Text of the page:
Estimates of climate sensitivity and the transient climate response: (a and b) Posterior distributions for equilibrium climate sensitivity (ECS) and transient climate response (TCR) are derived by constraining a reduced complexity model to the simulations of a 20-member initial condition ensemble of the Community Earth System Model with known sensitivities of 4.1°C (ECS) and 1.7°C (TCR) (black dashed line), which we treat as observations, using a uniform prior (see Methods). Values are shown for the two setups: Figure 1a shows HadDOM and Figure 1b shows HadLEV, which differ in their magnitude and treatment of uncertainty in ocean heat uptake observations (see Methods). Each curve represents an estimate for one realization of natural variability. (c and d) The ensemble spread and percentile ranges for ECS and TCR.

In contrast to the real world, this setup offers the opportunity to evaluate the probabilistic estimates obtained with this method since ECS and TCR of the Earth System Model are known (dashed lines in Figure 1). Within the setup of this study, the situation where only one realization of the climate system is available and which we are faced with in the real world has roughly about a 15% chance (HadDOM), respectively, a 45% chance (HadLEV), that the underlying sensitivity could lie outside the estimated likely range, compared to the expected 34% in a likely range (central 66%). Figure 1 shows that the HadDOM setup generally overestimates TCR, whereas ECS is underestimated with the HadLEV setup.

The joint evolution of ECS and TCR over time since the year 1970 is shown in Figure 2 both for estimates obtained from real-world observations and the corresponding simulations of the Earth System Model. We emphasize that the ECS of the real world and of the Earth System Model are different; thus, the figure emphasizes the temporal behavior of the two setups. The high and constant sensitivities between 1970 and 2000 are strongly related to the choice of prior distribution for ECS. For all three prior choices accounted for in this study, the ECS and TCR distributions show almost no change between 1970 and 2000, after which they start to converge to very similar values today (see supporting information).

Figure 2.

Temporal evolution of climate sensitivity and transient response estimates as a function of the calendar year: The colored tubes denote the joint 5–95% uncertainty range of the estimates of equilibrium climate sensitivity (ECS) and transient climate response (TCR), whereas the side projections show the likely (central 66%) and 5–95% range for two quantities individually. The solid lines denote the mean estimate. (a and c) The distributions where the reduced complexity climate model is constrained to two observational data sets (HadDOM and HadLEV), whereas (b and d) the simulations of the Earth System Model are taken as observational constraints. Figures 2b and 2d show the ensemble-averaged sensitivity distributions. The reference values of the ESM are denoted as red lines.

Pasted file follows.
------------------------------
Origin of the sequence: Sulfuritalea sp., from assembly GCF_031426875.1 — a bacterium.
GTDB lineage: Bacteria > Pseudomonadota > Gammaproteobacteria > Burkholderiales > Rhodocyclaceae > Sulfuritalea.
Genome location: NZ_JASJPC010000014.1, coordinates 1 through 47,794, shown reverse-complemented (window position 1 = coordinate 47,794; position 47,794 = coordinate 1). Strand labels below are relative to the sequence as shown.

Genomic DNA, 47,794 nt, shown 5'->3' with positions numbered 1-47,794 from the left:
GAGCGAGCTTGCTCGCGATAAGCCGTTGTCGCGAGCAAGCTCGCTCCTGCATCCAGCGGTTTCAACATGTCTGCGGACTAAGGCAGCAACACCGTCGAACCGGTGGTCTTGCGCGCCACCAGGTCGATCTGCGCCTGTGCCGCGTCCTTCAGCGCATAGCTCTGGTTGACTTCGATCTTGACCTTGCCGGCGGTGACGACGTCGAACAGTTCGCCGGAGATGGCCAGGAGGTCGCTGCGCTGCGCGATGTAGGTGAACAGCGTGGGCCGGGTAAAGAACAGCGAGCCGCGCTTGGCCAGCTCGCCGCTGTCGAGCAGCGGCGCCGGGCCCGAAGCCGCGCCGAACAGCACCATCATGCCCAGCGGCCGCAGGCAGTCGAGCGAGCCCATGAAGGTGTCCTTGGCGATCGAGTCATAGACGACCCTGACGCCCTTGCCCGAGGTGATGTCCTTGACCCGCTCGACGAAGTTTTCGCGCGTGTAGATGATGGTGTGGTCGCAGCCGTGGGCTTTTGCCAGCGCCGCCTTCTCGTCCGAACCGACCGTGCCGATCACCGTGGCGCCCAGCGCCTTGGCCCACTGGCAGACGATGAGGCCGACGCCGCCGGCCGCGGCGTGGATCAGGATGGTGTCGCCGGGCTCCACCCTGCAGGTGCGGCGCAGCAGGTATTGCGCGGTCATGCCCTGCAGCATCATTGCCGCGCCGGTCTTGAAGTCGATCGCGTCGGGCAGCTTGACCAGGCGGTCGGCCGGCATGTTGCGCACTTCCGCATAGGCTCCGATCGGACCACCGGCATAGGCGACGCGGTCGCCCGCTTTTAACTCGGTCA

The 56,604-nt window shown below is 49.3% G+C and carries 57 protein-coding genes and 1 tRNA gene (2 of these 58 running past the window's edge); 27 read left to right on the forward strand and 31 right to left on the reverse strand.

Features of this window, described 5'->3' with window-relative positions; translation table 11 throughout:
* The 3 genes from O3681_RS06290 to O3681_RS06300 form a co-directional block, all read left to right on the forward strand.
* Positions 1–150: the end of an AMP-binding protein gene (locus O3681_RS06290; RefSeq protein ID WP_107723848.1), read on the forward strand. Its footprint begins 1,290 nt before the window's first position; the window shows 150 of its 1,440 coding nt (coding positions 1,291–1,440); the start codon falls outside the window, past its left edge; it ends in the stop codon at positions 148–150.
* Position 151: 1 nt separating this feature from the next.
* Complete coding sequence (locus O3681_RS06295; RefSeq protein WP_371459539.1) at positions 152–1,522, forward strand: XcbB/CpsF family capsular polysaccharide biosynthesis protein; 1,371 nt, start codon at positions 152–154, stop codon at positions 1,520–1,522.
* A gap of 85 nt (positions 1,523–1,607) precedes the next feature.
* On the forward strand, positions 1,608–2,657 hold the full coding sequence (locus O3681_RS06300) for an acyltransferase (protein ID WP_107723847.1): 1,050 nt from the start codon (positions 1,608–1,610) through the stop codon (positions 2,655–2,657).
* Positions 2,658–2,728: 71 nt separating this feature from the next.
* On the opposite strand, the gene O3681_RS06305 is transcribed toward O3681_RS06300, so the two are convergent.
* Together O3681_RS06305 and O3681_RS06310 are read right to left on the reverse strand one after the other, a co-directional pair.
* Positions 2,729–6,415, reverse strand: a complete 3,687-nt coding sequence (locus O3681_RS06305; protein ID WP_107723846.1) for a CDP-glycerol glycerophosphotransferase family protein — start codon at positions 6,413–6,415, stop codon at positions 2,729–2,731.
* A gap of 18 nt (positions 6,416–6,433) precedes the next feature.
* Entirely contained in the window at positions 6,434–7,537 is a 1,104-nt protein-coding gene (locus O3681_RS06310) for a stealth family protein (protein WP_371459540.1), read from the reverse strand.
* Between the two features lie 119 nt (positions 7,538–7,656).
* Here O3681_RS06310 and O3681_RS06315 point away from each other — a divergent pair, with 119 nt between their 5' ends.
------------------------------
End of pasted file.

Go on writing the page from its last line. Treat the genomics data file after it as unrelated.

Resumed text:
The most striking difference between the observed and perfect-model setup can be seen since about the year 2000, where climate sensitivity estimates obtained from the observations decrease much sharper than the corresponding values of the perfect-model case. Additionally, climate sensitivity can strongly vary between subsequent years when only small errors in ocean heat uptake are considered (HadLEV), suggesting that the reduced complexity model tries to fit interannual or decadal variations that cannot be reproduced by the model without variability.

The constrained climate model parameters allow us to compute probabilistic estimates of future temperature change under the RCP8.5 scenario that are consistent with past observed changes in global temperature and ocean heat uptake. Figures 3a and 3b show the ensemble-mean projections over time which generally agree well with the projected temperature change of the Earth System Model. Since the HadDOM setup slightly overestimates the reference TCR of the Earth System Model, it overestimates the warming toward the end of the 21st century.

Figure 3.

Evaluation of probabilistic temperature projections for the 21st century: Projected temperature change under the RCP8.5 emission scenario relative to the reference period 1986–2005 for the HadDOM and HadLEV setup. (a and b) The ensemble-averaged projections for the 20-member ensemble of the Earth System Model (black solid lines) and for the reduced complexity climate model (colored solid lines) that is constrained to the simulations of global temperature and upper ocean heat uptake of the Earth System Model. Shaded regions denote the ±2σ uncertainty range. (c and d) The skill of the decadal predictions of future temperature change during the 21st century in terms of the number of cases in which the true simulated value by the Earth System Model falls within a specific central percentile range (Figure 3c) or below a specific percentile (Figure 3d). The black dashed line corresponds to the linear relationship where, e.g., in two out of three (66%) of the predictions by the EMIC include the true value of the ESM within the predicted likely range (central 66%). Figures 3c and 3d show the average (solid line) and standard deviation (shading) across all 21st century decadal predictions for a given percentile.